The third bucket of abilities are what Gallup calls Executing themes and talents. An apt metaphor, derived from CQ framework is that of Hand. These abilities include the ability to roll up the sleeves and lead from the front. In transformational leadership context, this includes delivering on the vision and managing the myriad problems that may come en route. This is the traditional task or production focus.

The fourth bucket of abilities are what Gallup calls Relationship building themes. An apt metaphor, derived again from CQ model is that of Heart. These abilities enable deep connection and concern with the team members and peers. In transformational leadership context, this includes the ability to coach and build a team to achieve the compelling vision. These are indeed the typical people abilities.

Its important to find out what your signature strengths are and to leverage them fully to achieve in all four domains.  Its also important to remember that strengths in any one domain can be used to achieve outcomes in any other domain, if used properly and intentionally (and which is where caches come handy).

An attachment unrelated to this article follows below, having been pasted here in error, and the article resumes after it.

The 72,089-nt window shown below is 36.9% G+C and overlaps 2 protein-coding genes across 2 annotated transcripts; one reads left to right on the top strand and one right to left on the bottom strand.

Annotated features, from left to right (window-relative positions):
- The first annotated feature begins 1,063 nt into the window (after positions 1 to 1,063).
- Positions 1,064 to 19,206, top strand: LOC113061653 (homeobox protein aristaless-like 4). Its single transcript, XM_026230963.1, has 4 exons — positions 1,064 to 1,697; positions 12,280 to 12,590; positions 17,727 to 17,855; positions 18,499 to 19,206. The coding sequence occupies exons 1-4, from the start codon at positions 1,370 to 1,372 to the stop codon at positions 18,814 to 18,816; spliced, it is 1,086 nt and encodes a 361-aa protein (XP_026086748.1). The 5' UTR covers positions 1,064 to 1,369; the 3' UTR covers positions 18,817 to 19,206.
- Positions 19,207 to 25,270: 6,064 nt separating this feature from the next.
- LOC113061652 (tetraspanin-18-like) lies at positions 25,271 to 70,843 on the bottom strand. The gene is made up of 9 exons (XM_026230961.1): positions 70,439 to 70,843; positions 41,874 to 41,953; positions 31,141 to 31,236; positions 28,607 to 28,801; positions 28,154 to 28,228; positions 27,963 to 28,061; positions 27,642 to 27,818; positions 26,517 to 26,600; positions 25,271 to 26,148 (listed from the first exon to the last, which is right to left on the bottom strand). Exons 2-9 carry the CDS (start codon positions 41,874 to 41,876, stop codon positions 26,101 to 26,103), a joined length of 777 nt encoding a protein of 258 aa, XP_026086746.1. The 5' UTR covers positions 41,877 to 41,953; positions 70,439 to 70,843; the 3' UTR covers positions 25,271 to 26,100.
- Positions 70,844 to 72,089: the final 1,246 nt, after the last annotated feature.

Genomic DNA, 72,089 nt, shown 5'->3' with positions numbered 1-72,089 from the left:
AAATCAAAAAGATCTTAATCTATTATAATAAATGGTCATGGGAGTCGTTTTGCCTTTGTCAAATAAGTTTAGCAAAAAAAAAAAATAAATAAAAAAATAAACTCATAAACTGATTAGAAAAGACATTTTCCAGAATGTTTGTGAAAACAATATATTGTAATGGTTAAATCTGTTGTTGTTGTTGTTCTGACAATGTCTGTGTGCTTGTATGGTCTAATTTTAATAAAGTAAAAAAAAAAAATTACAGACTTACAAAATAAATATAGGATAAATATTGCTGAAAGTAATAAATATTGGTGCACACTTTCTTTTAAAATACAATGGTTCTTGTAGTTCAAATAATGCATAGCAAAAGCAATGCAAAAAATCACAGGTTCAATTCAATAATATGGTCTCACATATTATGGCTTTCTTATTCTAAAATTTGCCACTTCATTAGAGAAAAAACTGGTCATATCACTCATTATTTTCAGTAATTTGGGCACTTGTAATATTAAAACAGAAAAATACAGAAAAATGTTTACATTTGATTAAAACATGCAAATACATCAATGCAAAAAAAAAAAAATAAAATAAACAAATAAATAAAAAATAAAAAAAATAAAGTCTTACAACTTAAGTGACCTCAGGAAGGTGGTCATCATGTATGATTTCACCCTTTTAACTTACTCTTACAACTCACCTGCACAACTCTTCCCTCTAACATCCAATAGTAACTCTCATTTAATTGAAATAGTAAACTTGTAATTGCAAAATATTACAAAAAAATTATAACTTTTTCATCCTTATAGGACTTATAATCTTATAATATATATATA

Also remember, that much of leadership is situational:  there is a time to tell (head/vision) , a time to sell (voice/inspire) , a time to participate (hand/ execute) , and a time to delegate (heart/ trusting the team). Know your strengths and also the assess the situational needs to tailor your responses accordingly.

Everyone has a Head, a Voice, a Hand and a Heart- some may be more driven by Heart than by Head but a good leader knows what his unique strengths are and leverages them for the benefit and optimal functioning of the group.

The ‘n’ most important Leadership Traits

1024px-Ogwen_Cottage_Mountain_Leader

We, at Flourish, believe in developing leaders for all stages and walks of life. Leadership, however, means many things to many people. While our leadership development workshops and executive coaching interventions are tailored to suit individual and organizational needs, it is important to articulate for our clients a clear vision of what we mean by leadership.